I pulled up to my daughter’s elementary school one unforgettable Friday afternoon, two years ago. Like many parents, I was there waiting for her, earlier than usual, and all I wanted to do was put my arms around my child and feel her safeness near me. Earlier that day, parents in Newtown, Connecticut and all around the country had dropped their young ones off in carpool lanes and at bus-stops. Some of those parents would never have that same chance for a Friday afternoon pick-up. I understood that Friday afternoon just how lucky and privileged I was to hug my child. Parents around the country felt the same way.
That hug…that moment when her carefree innocence met my parental urge to protect wrapped in the gut-wrenching realization that I could not…that moment was pure, human experience.
I know…it isn’t the kind of experience any of us like to think about. I was thinking about that experience today, though, as I meditated on this advent word. At least 145 human lives felt the gut-wrenching reality of that human experience directly today. The difference, though, is stunning. Two years ago, my Facebook wall was filled with admonitions to hug our children, parents debating keeping the news from their children of various ages, and others finding ways to discuss tragedy with their teens. The tragic shootings at Sandy Hook elementary rocked the lives of families across the a United States. It filled our thoughts, and fueled collective grief. Some reacted with sympathy, some with advocacy, others with confusion. All real experiences. My experience of and response to that tragic event was a catalyst in my own vocational journey, too. I have been writing that story lately as I describe the events in my heart and soul that prompted me to serve the world…and the Church…in new and different ways.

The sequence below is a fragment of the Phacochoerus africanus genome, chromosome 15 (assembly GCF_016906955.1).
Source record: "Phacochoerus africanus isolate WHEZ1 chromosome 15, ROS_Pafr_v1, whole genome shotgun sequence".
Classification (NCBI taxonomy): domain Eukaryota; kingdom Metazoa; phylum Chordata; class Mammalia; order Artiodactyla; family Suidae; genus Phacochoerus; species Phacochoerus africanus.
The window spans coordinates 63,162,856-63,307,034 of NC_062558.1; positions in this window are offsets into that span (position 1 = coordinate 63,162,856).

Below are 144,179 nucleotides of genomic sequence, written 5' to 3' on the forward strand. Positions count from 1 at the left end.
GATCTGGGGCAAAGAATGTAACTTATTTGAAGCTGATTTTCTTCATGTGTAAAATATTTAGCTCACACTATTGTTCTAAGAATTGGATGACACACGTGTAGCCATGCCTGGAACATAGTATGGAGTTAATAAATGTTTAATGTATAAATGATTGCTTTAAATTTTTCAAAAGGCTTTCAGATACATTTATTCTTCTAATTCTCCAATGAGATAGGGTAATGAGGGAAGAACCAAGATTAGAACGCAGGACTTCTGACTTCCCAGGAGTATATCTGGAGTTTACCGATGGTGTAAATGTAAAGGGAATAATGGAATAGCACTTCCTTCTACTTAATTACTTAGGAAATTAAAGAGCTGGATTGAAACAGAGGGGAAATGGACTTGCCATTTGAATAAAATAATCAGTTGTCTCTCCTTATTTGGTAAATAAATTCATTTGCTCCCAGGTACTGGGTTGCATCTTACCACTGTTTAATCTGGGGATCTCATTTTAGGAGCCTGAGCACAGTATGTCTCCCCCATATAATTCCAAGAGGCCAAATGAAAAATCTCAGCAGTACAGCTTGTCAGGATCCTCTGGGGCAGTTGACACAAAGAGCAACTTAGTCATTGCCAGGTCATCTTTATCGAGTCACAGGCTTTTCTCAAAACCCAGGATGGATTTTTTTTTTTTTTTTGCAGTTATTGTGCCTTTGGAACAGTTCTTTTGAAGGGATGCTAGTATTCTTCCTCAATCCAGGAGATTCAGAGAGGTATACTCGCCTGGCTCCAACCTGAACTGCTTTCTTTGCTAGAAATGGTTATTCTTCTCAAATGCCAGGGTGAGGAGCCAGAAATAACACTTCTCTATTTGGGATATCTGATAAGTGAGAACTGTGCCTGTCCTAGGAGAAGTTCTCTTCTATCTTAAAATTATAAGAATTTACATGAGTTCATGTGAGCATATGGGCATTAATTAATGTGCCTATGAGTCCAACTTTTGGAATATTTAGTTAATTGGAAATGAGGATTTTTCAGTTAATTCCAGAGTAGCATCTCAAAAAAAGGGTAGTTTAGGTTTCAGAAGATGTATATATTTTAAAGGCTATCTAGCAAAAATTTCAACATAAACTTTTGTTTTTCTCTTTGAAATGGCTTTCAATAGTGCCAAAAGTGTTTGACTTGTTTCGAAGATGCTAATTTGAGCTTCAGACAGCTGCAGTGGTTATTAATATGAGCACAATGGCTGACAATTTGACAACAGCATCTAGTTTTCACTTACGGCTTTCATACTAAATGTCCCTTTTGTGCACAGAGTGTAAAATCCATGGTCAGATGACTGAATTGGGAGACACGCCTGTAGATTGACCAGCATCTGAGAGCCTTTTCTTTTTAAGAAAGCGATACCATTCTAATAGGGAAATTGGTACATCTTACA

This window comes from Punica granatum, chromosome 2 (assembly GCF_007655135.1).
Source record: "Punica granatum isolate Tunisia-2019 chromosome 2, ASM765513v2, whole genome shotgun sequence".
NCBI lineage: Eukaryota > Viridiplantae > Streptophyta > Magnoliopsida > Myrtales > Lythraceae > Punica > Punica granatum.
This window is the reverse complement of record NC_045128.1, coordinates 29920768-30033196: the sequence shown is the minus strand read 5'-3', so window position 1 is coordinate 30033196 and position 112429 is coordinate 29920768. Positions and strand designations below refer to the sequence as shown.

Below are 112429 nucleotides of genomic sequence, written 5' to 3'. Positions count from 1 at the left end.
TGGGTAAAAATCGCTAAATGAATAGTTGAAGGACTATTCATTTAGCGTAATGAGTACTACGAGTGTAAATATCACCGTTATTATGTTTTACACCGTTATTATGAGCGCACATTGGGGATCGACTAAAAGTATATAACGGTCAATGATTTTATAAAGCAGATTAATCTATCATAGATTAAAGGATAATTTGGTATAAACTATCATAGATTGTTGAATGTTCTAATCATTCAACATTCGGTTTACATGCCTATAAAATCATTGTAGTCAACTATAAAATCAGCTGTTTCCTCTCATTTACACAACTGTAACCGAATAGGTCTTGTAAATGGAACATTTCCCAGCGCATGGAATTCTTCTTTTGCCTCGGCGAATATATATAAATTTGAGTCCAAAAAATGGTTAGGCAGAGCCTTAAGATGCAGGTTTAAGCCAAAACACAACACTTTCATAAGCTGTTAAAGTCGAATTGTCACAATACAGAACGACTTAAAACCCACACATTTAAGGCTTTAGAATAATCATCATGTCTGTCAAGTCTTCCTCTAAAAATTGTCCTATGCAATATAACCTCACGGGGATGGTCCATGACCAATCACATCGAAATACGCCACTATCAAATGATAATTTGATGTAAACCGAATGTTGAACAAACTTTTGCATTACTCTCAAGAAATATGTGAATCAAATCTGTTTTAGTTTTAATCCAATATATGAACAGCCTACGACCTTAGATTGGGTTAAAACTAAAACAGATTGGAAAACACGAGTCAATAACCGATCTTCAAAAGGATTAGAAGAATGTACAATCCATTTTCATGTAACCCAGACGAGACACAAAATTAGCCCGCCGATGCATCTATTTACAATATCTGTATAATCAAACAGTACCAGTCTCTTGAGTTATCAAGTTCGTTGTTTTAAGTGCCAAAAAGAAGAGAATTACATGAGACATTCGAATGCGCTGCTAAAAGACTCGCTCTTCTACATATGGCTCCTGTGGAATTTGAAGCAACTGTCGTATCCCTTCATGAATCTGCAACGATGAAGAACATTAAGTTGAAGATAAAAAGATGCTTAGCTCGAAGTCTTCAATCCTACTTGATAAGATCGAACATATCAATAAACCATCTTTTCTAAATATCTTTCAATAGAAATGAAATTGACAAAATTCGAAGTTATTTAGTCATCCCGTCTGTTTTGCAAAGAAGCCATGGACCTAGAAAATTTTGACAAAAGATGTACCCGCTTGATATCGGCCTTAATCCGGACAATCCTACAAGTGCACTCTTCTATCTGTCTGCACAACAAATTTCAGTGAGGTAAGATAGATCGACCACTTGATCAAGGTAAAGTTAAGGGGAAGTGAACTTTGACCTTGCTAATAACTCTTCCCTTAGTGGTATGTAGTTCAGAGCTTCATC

I logged on to my social media tonight, I suppose expecting to see and be with other people sharing experience. A few of my friends were sharing authentic emotional experience to tragedy, and I appreciated their reflections. What stunned me is that the “trending” social media was nothing to do with global tragedy. It was actually the story of literal bull-shit sold by the “cards against humanity” makers. Really? That is the most important and popular story today?
I had another human experience: Anger. Frustration. Disappointment.
I wonder sometimes why we fail to experience. We want happiness without sadness, life without loss. To experience life is to feel its precious, impermanent qualities and yet love it anyhow. So, we escape instead of experiencing. Then, I remember why we fail to experience: vulnerability is hard work.
This advent, we are challenged to open to the experience of human living. In our Christian narrative, this is how God shows up incarnate: a vulnerable infant, improbable surroundings, powerful rulers and authority figures seeking to destroy life that feels threatening to the status quo, a life of longing, a life of love, miracles, denials, followers, deserters.
This, God knows, is experience. And it is to this experience that God arrives, fully.
May those whose experience this night is pain, loss, confusion, grief, fear, overwhelm…as well as those who experience hope, relief, service, advocacy, survival…know in the quiet depths of their souls that it is for this experience of human living that God has shown up, and resides with us in our midst.
Even now, even tonight. In Pakistan and Ferguson. In Sandy Hook and our own vulnerable lives. God is here, with us, in the depths and heights of this experience of being human.